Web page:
Typical answer I’m afraid but it’s something I’ve always wanted to do since I was a little kid. I remember flying with airlines such as Monarch & Airtours and the pilots always saying goodbye at the end of the flight. I remember thinking how cool these people were to fly this awesome machine & take me to where I can eat ice cream everyday 🙂 I love the fact the everyday is completely different and there’s always lots to think about too. I went to university, worked in a few different jobs after that before commencing my flight training at one of the big UK flight schools. 

(For more info on different paths to take, see our book here on ‘How To Become An Airline Pilot in 2024’)

Jet2-pilot

2 favourite aspects of being an Jet2 Senior First Officer?

Definitely the people. Pretty much everyone I have the pleasure of working of brings so much to your day. As pilots we interact with everyone from our colleagues in ops/crewing, to our cabin crew, passengers, ground staff, and air traffic control.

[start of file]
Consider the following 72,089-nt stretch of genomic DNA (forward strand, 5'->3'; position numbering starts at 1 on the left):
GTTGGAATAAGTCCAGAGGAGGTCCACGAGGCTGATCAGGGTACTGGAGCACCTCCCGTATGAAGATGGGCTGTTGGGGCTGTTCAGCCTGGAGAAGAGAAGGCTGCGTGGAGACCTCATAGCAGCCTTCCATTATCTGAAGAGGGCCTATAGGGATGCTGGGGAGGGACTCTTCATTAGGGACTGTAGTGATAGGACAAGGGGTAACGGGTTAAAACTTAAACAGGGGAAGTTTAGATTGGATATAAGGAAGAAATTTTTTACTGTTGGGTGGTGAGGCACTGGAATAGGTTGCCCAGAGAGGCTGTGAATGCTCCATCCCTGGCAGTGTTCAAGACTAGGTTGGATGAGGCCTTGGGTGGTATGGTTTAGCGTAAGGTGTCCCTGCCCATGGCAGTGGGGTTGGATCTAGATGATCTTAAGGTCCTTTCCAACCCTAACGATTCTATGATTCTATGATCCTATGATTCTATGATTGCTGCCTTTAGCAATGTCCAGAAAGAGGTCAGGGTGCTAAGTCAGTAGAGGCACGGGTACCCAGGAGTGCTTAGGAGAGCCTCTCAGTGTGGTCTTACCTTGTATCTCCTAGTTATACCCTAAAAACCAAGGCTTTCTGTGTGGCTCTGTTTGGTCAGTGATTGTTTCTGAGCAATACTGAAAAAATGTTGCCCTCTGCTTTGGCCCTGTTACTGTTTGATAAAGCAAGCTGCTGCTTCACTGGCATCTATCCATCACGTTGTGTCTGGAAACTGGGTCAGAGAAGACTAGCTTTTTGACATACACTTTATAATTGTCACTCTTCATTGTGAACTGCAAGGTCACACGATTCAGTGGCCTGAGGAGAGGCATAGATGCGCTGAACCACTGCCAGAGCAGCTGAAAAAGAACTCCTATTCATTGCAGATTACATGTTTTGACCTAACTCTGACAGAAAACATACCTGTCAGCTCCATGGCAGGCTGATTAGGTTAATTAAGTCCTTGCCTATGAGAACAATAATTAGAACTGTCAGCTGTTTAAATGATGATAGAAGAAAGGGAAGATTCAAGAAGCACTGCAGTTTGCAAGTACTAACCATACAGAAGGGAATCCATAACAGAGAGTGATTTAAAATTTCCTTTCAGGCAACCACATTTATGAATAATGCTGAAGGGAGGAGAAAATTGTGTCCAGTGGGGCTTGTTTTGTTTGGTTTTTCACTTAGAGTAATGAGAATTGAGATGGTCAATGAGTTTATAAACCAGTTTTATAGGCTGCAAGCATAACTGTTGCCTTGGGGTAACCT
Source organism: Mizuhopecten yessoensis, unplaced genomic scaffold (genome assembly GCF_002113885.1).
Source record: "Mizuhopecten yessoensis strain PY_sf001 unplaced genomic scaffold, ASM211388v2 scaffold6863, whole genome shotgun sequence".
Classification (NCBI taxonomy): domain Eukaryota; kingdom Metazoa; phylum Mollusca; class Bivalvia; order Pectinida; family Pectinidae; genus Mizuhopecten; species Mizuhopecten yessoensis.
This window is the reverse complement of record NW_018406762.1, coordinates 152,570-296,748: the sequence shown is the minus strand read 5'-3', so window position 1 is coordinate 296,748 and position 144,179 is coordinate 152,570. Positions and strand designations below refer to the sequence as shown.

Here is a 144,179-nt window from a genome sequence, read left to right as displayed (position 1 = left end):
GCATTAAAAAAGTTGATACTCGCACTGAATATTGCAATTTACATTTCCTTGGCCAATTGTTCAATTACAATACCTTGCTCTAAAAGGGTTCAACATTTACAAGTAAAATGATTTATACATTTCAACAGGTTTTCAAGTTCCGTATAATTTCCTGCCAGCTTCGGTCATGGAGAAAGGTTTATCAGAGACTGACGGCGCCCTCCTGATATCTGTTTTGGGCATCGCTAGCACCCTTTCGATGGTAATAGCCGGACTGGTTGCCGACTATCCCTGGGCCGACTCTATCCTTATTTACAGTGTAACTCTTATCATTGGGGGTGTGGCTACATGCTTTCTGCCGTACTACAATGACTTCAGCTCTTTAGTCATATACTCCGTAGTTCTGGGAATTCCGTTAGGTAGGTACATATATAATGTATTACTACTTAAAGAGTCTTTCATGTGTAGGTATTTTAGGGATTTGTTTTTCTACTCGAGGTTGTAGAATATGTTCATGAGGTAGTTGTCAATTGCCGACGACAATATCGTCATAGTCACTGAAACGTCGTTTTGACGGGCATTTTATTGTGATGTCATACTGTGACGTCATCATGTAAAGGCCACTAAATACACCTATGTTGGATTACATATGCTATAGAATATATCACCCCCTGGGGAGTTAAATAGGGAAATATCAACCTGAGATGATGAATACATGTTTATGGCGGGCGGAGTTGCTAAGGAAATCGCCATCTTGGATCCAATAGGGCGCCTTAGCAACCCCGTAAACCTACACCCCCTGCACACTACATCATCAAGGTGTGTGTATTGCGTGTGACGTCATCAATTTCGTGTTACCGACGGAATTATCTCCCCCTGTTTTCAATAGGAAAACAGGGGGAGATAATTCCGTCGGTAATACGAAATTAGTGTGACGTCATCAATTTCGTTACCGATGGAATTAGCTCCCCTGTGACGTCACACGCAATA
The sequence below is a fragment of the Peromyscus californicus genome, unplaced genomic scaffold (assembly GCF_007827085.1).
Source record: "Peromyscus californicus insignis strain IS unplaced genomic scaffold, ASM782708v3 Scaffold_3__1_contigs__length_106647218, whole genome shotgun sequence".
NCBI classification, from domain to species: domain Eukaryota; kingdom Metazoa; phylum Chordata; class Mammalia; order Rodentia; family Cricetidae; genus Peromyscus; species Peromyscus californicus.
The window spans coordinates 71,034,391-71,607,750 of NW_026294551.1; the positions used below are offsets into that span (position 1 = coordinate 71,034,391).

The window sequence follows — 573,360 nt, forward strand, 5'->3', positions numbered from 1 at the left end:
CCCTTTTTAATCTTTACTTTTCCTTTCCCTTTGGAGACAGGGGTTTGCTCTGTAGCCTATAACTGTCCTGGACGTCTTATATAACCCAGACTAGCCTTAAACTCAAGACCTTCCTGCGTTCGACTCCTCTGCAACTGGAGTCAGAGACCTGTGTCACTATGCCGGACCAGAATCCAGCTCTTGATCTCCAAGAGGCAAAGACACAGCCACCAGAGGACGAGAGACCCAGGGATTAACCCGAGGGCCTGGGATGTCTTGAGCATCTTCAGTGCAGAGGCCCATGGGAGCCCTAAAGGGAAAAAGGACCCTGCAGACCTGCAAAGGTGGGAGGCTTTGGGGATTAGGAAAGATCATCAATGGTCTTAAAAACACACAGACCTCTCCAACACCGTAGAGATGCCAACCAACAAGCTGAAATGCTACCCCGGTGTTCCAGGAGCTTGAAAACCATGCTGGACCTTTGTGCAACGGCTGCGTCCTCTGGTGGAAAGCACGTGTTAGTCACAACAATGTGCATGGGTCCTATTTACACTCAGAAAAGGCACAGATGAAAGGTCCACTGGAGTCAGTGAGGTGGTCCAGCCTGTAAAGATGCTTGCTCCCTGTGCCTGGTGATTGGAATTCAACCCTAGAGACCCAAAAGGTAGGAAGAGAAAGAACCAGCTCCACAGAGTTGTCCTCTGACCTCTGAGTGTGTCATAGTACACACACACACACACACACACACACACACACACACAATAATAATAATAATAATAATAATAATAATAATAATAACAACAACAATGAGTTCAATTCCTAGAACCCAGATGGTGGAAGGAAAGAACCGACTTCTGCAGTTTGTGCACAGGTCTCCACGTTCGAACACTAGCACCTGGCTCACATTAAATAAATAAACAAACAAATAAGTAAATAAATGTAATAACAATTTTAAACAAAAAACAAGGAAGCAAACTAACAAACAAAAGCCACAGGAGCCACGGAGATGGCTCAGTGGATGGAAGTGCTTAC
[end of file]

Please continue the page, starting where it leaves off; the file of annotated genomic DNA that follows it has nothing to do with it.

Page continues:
Secondly, the job satisfaction you get when you have battled the aircraft down the approach in another winter storm and have a smooth & safe landing at the end of it. 

Jet2-pilot

Two great thing about Jet2 as a company?

Treating everyone as individuals – as a Jet2 pilot you aren’t just a number & if you need help with anything there are so many people who will try and help you. Equally we have a great product & it creates an awesome working environment when you are proud of what’s on offer and the customers continually tell you that “we love flying with Jet2.”

Jet2-pilot
Both Jet2 liveries next to eachother


What do you find the 2 most challenging aspects or impacts of being an Jet2 Senior First Officer?

Understandably most airlines are now a 365 days, 24 hours a day operation. Particularly when you start off your flying career, managing your sleep and rest is challenging. You find what works for you after a while but that alarm going off at 3am never gets any easier!

Secondly, having to plan events or leave almost a year in advance can be tricky. My mates have only recently got used to me organising our Christmas party in the January of a new year!